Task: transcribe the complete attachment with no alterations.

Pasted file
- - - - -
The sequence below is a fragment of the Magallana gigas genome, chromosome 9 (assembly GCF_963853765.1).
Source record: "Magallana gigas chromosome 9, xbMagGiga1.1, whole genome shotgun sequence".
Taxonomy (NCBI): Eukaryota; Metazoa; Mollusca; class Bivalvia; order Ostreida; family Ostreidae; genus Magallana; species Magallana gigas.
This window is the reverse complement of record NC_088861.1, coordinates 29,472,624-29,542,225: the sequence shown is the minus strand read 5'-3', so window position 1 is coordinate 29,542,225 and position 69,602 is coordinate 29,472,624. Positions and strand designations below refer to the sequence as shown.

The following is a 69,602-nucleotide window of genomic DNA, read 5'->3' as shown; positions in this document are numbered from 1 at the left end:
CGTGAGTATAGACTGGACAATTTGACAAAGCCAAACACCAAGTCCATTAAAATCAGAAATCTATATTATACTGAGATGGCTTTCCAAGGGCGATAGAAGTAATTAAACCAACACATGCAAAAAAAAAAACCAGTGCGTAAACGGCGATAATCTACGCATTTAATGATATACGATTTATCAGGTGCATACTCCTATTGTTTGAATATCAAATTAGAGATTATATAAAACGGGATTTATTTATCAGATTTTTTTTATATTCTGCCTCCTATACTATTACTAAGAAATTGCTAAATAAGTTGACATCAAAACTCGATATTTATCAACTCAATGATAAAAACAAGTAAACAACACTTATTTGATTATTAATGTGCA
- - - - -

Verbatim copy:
The sequence below is a fragment of the Magallana gigas genome, chromosome 9 (assembly GCF_963853765.1).
Source record: "Magallana gigas chromosome 9, xbMagGiga1.1, whole genome shotgun sequence".
Taxonomy (NCBI): Eukaryota; Metazoa; Mollusca; class Bivalvia; order Ostreida; family Ostreidae; genus Magallana; species Magallana gigas.
This window is the reverse complement of record NC_088861.1, coordinates 29,472,624-29,542,225: the sequence shown is the minus strand read 5'-3', so window position 1 is coordinate 29,542,225 and position 69,602 is coordinate 29,472,624. Positions and strand designations below refer to the sequence as shown.

The following is a 69,602-nucleotide window of genomic DNA, read 5'->3' as shown; positions in this document are numbered from 1 at the left end:
CGTGAGTATAGACTGGACAATTTGACAAAGCCAAACACCAAGTCCATTAAAATCAGAAATCTATATTATACTGAGATGGCTTTCCAAGGGCGATAGAAGTAATTAAACCAACACATGCAAAAAAAAAAACCAGTGCGTAAACGGCGATAATCTACGCATTTAATGATATACGATTTATCAGGTGCATACTCCTATTGTTTGAATATCAAATTAGAGATTATATAAAACGGGATTTATTTATCAGATTTTTTTTATATTCTGCCTCCTATACTATTACTAAGAAATTGCTAAATAAGTTGACATCAAAACTCGATATTTATCAACTCAATGATAAAAACAAGTAAACAACACTTATTTGATTATTAATGTGCA